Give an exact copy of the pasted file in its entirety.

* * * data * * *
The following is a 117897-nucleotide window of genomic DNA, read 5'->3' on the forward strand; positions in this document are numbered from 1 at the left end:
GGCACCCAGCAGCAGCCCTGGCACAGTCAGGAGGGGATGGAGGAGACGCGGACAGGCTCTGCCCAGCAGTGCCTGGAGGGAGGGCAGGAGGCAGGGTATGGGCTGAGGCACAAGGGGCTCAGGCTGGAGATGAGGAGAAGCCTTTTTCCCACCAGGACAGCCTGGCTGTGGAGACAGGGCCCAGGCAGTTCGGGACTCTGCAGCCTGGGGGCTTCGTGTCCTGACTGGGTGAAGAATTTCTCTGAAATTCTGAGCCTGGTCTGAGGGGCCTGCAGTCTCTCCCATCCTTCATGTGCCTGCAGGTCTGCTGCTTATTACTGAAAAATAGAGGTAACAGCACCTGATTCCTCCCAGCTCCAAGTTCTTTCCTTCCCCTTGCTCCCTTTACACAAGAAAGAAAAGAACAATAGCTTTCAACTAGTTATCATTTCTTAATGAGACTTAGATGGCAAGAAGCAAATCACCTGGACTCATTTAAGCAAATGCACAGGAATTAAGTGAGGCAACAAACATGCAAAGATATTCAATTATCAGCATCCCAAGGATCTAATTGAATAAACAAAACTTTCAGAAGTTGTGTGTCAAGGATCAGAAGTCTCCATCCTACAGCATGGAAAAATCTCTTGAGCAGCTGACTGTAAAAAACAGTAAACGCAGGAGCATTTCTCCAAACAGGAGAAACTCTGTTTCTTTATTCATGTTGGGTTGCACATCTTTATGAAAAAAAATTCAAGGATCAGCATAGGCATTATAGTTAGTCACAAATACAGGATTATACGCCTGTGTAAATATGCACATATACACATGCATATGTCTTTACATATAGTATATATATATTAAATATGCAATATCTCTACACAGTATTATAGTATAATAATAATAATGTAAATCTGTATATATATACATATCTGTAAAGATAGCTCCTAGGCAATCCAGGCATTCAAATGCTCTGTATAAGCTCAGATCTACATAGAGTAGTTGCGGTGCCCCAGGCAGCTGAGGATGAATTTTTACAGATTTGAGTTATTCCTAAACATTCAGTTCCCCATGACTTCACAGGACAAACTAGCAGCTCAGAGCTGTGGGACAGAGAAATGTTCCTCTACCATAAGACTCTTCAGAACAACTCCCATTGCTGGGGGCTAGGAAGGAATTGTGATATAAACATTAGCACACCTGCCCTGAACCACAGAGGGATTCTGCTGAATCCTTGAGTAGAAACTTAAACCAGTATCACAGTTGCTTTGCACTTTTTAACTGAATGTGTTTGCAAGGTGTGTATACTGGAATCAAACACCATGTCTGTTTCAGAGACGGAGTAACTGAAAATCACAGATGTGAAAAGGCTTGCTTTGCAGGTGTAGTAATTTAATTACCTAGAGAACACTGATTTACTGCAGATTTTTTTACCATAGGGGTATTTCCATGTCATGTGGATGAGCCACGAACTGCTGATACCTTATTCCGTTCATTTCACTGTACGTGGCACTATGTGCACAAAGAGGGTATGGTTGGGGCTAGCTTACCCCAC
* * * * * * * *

The following is a 117897-nucleotide window of genomic DNA, read 5'->3' on the forward strand; positions in this document are numbered from 1 at the left end:
GGCACCCAGCAGCAGCCCTGGCACAGTCAGGAGGGGATGGAGGAGACGCGGACAGGCTCTGCCCAGCAGTGCCTGGAGGGAGGGCAGGAGGCAGGGTATGGGCTGAGGCACAAGGGGCTCAGGCTGGAGATGAGGAGAAGCCTTTTTCCCACCAGGACAGCCTGGCTGTGGAGACAGGGCCCAGGCAGTTCGGGACTCTGCAGCCTGGGGGCTTCGTGTCCTGACTGGGTGAAGAATTTCTCTGAAATTCTGAGCCTGGTCTGAGGGGCCTGCAGTCTCTCCCATCCTTCATGTGCCTGCAGGTCTGCTGCTTATTACTGAAAAATAGAGGTAACAGCACCTGATTCCTCCCAGCTCCAAGTTCTTTCCTTCCCCTTGCTCCCTTTACACAAGAAAGAAAAGAACAATAGCTTTCAACTAGTTATCATTTCTTAATGAGACTTAGATGGCAAGAAGCAAATCACCTGGACTCATTTAAGCAAATGCACAGGAATTAAGTGAGGCAACAAACATGCAAAGATATTCAATTATCAGCATCCCAAGGATCTAATTGAATAAACAAAACTTTCAGAAGTTGTGTGTCAAGGATCAGAAGTCTCCATCCTACAGCATGGAAAAATCTCTTGAGCAGCTGACTGTAAAAAACAGTAAACGCAGGAGCATTTCTCCAAACAGGAGAAACTCTGTTTCTTTATTCATGTTGGGTTGCACATCTTTATGAAAAAAAATTCAAGGATCAGCATAGGCATTATAGTTAGTCACAAATACAGGATTATACGCCTGTGTAAATATGCACATATACACATGCATATGTCTTTACATATAGTATATATATATTAAATATGCAATATCTCTACACAGTATTATAGTATAATAATAATAATGTAAATCTGTATATATATACATATCTGTAAAGATAGCTCCTAGGCAATCCAGGCATTCAAATGCTCTGTATAAGCTCAGATCTACATAGAGTAGTTGCGGTGCCCCAGGCAGCTGAGGATGAATTTTTACAGATTTGAGTTATTCCTAAACATTCAGTTCCCCATGACTTCACAGGACAAACTAGCAGCTCAGAGCTGTGGGACAGAGAAATGTTCCTCTACCATAAGACTCTTCAGAACAACTCCCATTGCTGGGGGCTAGGAAGGAATTGTGATATAAACATTAGCACACCTGCCCTGAACCACAGAGGGATTCTGCTGAATCCTTGAGTAGAAACTTAAACCAGTATCACAGTTGCTTTGCACTTTTTAACTGAATGTGTTTGCAAGGTGTGTATACTGGAATCAAACACCATGTCTGTTTCAGAGACGGAGTAACTGAAAATCACAGATGTGAAAAGGCTTGCTTTGCAGGTGTAGTAATTTAATTACCTAGAGAACACTGATTTACTGCAGATTTTTTTACCATAGGGGTATTTCCATGTCATGTGGATGAGCCACGAACTGCTGATACCTTATTCCGTTCATTTCACTGTACGTGGCACTATGTGCACAAAGAGGGTATGGTTGGGGCTAGCTTACCCCAC